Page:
Both SARS-CoV-1, the virus that caused the 2003 outbreak of Severe Acute Respiratory Syndrome (SARS), and SARS-CoV-2, which causes COVID-19, originate from a group of betacoronaviruses known as “subgroup 2b.” Coronaviruses from this subgroup have been highlighted as having significant potential to cross from animal hosts to humans with deleterious consequences, COVID-19 being the most recent one.
A coronavirus enzyme called papain-like protease, or PLpro, is one of two proteases that are required for the initial replication steps of the virus as well as silencing host immune responses, making this enzyme a sought-after drug target.
Scott Pegan, a professor of biomedical sciences in the School of Medicine at the University of California, Riverside, has led a team that investigated the PLpro from a subgroup 2b bat coronavirus, BtSCoV-Rfl.2004, to determine if identifiable trends in enzymatic activity exist within all subgroup 2b PLpros.
In a paper published in ACS Infectious Diseases, the team lays out the similarities in biochemical function among PLpros from SARS-CoV-2, SARS-CoV-1, and those of other SARS-like viruses already circulating among bats and other species. The work has revealed that unlike other types of coronaviruses, these subgroup 2b SARS and SARS-like coronaviruses seek to selectively target a specific form of ubiquitin — a small protein that exists in all eukaryotic cells — linked to key host immune pathways. Additionally, these PLpros have evolved to selectively target a ubiquitin-like protein known as ISG15 only from a subset of species.
With this information in hand, researchers can further zero in on how SARS and SARS-like viruses go undetected by the host immune system during the early stages of infection and which hosts specific coronaviruses have frequented.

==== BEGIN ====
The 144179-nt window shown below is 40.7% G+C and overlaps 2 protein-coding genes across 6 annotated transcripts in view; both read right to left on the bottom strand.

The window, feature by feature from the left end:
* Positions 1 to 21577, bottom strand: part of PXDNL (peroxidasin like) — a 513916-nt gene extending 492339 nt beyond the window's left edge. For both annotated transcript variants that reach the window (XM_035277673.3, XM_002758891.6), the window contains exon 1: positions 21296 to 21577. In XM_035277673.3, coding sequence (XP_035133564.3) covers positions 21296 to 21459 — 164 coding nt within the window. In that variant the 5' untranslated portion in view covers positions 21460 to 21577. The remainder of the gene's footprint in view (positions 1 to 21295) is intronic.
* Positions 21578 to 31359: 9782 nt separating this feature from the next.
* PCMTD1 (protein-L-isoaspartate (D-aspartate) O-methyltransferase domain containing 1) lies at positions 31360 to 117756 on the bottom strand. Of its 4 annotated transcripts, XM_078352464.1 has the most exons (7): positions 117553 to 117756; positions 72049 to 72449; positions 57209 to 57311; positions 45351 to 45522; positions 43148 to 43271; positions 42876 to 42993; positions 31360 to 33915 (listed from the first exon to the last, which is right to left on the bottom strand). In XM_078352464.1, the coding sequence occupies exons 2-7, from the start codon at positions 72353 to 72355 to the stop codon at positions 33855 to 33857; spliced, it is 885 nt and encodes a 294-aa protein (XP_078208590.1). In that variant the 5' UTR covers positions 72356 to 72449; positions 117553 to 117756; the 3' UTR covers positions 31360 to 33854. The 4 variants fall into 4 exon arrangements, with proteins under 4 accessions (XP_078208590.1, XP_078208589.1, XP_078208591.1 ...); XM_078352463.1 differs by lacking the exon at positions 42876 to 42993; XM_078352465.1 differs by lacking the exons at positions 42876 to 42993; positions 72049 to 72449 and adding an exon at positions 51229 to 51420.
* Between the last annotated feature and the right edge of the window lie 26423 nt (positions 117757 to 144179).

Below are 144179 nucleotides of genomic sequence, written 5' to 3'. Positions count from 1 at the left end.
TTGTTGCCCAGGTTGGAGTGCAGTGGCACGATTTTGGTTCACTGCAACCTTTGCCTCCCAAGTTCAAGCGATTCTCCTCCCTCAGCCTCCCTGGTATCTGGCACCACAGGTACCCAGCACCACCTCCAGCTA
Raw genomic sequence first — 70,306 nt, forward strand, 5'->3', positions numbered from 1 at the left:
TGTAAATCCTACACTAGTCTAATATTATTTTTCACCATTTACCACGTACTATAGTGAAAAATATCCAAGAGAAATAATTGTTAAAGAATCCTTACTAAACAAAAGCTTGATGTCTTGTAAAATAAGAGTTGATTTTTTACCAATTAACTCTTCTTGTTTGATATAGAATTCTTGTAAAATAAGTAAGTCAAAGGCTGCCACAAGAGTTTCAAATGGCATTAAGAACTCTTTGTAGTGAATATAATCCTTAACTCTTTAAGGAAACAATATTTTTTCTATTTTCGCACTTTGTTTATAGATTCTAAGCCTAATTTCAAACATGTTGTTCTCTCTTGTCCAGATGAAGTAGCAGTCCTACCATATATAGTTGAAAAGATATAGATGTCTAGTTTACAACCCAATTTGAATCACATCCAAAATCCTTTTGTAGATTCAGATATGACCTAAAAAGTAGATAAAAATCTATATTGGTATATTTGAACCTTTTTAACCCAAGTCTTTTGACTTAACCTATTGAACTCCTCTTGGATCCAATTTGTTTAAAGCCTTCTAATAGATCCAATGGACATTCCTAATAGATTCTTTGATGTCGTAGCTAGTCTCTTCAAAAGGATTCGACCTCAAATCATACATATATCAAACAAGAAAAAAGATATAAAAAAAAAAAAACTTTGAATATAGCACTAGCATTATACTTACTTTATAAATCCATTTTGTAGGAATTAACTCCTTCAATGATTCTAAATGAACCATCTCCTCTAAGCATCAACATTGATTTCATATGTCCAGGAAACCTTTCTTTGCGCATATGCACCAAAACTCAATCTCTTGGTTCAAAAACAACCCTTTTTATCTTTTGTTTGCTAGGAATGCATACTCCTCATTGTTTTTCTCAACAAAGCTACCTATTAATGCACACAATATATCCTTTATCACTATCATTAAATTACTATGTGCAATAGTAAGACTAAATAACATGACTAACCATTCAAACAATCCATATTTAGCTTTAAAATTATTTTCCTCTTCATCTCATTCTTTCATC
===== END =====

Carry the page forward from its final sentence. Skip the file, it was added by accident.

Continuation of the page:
“The pandemic has highlighted the urgent need to develop effective coronavirus therapeutics that can prevent current and future coronavirus subgroup 2b health threats,” Pegan said. “Our paper highlights that PLpro is not just a valid drug target for the current threat of COVID-19, but for other coronaviruses from that group that could cross from animals to humans in the future. Our work has potential to develop a therapy effective against SARS-CoV-2 and other coronaviruses lurking around the corner.”
Pegan explained that the conserved nature of PLpros among subgroup 2b coronaviruses presents an opportunity to develop inhibitors that can be used to thwart viral threats.
“Our goal is to open the door to future therapeutic design considerations for targeting PLpro as a strategy for pan-coronavirus subgroup 2b therapeutics,” Pegan said.
Pegan and his colleagues used the PLpro of BtSCoV-Rfl.2004 as a tool alongside PLpros of SARS-CoV-1 and SARS-CoV-2 to push the development boundaries of two small molecule scaffolds shown by Pegan to have antiviral properties against SARS-CoV-1 and SARS-CoV-2. This led to the design of 30 next generation drug-like subgroup 2b PLpro inhibitors that provide new directions for pan-coronavirus subgroup 2b antiviral developments of PLpro inhibitors.
In the paper, the researchers demonstrate that these types of compounds can be pan inhibitors of PLpro and highlight their safety profiles at a cellular level.
“In particular, we push forward the development of a set of compounds from which a practical therapeutic may come,” Pegan said.
Pegan was joined in the research by several colleagues at the University of Georgia. Of these, David Crich led the compound synthesis team and served as co-designer of the compounds with Pegan; Ralph Tripp led the antiviral testing group; and Brian Cummings, now at Wayne State University, led the toxicology efforts.
The research was funded by the National Institutes of Health and industry partner Sunshine BioPharma. The structural biology data collection for the project was supported by the Department of Energy.